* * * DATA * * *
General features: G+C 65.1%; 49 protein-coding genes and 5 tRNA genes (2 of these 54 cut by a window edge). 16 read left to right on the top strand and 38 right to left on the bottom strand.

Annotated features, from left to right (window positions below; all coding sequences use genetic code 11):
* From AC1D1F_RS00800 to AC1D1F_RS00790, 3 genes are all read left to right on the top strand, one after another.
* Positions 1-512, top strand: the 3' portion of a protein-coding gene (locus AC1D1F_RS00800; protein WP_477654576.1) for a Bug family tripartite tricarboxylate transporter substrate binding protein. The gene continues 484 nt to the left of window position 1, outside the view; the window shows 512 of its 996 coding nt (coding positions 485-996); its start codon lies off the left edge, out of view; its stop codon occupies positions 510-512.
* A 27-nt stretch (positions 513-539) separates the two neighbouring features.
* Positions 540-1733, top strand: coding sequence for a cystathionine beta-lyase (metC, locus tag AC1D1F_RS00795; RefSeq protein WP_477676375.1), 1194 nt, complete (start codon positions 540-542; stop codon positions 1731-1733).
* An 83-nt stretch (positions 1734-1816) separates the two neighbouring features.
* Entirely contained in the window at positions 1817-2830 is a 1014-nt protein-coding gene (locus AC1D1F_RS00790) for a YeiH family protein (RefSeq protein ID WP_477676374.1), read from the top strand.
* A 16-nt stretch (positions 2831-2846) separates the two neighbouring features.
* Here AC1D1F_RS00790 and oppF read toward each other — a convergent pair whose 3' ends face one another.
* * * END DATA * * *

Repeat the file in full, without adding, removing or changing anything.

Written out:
General features: G+C 65.1%; 49 protein-coding genes and 5 tRNA genes (2 of these 54 cut by a window edge). 16 read left to right on the top strand and 38 right to left on the bottom strand.

Annotated features, from left to right (window positions below; all coding sequences use genetic code 11):
* From AC1D1F_RS00800 to AC1D1F_RS00790, 3 genes are all read left to right on the top strand, one after another.
* Positions 1-512, top strand: the 3' portion of a protein-coding gene (locus AC1D1F_RS00800; protein WP_477654576.1) for a Bug family tripartite tricarboxylate transporter substrate binding protein. The gene continues 484 nt to the left of window position 1, outside the view; the window shows 512 of its 996 coding nt (coding positions 485-996); its start codon lies off the left edge, out of view; its stop codon occupies positions 510-512.
* A 27-nt stretch (positions 513-539) separates the two neighbouring features.
* Positions 540-1733, top strand: coding sequence for a cystathionine beta-lyase (metC, locus tag AC1D1F_RS00795; RefSeq protein WP_477676375.1), 1194 nt, complete (start codon positions 540-542; stop codon positions 1731-1733).
* An 83-nt stretch (positions 1734-1816) separates the two neighbouring features.
* Entirely contained in the window at positions 1817-2830 is a 1014-nt protein-coding gene (locus AC1D1F_RS00790) for a YeiH family protein (RefSeq protein ID WP_477676374.1), read from the top strand.
* A 16-nt stretch (positions 2831-2846) separates the two neighbouring features.
* Here AC1D1F_RS00790 and oppF read toward each other — a convergent pair whose 3' ends face one another.